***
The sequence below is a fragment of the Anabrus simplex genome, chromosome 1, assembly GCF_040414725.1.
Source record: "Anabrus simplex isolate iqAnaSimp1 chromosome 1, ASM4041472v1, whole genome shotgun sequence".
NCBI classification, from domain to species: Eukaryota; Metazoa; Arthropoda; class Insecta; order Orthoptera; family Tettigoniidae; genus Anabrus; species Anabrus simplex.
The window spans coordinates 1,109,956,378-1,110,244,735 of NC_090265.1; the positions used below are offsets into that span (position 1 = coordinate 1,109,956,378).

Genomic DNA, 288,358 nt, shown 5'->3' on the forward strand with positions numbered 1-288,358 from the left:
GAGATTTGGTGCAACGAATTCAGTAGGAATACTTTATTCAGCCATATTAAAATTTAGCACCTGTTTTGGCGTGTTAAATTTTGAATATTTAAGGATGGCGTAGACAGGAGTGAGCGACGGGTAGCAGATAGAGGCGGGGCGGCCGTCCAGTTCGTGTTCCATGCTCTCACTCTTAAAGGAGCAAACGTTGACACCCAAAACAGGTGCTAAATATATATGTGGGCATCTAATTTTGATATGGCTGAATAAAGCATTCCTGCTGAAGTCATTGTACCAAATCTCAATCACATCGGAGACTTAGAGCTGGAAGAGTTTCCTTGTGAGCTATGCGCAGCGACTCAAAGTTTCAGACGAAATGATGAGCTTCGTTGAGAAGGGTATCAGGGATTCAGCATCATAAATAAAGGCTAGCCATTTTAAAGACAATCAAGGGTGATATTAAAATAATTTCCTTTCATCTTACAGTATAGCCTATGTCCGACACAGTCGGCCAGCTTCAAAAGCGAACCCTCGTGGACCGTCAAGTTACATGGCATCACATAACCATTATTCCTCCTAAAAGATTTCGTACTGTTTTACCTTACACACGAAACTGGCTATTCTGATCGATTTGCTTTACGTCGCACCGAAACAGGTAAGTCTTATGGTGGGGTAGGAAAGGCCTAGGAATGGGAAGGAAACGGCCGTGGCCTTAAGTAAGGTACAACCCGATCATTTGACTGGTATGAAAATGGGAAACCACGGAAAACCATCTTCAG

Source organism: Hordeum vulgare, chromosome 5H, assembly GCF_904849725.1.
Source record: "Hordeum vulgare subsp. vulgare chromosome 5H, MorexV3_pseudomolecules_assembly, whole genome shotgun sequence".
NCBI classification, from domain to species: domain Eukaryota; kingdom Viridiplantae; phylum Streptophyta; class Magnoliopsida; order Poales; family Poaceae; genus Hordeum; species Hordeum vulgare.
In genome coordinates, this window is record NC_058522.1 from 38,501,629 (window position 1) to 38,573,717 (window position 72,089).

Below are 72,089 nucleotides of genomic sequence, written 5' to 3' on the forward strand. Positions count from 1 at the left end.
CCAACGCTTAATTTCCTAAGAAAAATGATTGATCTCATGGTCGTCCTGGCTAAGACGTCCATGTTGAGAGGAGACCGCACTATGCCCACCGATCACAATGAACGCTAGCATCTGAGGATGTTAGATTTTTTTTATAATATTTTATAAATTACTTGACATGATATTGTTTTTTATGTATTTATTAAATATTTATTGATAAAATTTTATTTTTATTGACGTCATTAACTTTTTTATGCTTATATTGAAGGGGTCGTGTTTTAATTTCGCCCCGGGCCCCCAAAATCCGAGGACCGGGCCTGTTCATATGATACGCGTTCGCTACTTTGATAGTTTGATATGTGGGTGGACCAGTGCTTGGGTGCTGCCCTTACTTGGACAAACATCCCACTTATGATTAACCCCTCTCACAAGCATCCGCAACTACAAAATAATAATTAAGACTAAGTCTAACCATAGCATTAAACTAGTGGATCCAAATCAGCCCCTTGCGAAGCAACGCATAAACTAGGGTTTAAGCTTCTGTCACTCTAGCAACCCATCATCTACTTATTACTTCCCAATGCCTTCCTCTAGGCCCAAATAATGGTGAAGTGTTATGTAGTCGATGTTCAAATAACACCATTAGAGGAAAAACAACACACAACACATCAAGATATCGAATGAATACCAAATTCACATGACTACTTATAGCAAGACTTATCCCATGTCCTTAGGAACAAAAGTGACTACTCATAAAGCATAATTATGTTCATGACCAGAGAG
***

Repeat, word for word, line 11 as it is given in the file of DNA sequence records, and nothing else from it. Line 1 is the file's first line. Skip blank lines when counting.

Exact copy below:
Below are 72,089 nucleotides of genomic sequence, written 5' to 3' on the forward strand. Positions count from 1 at the left end.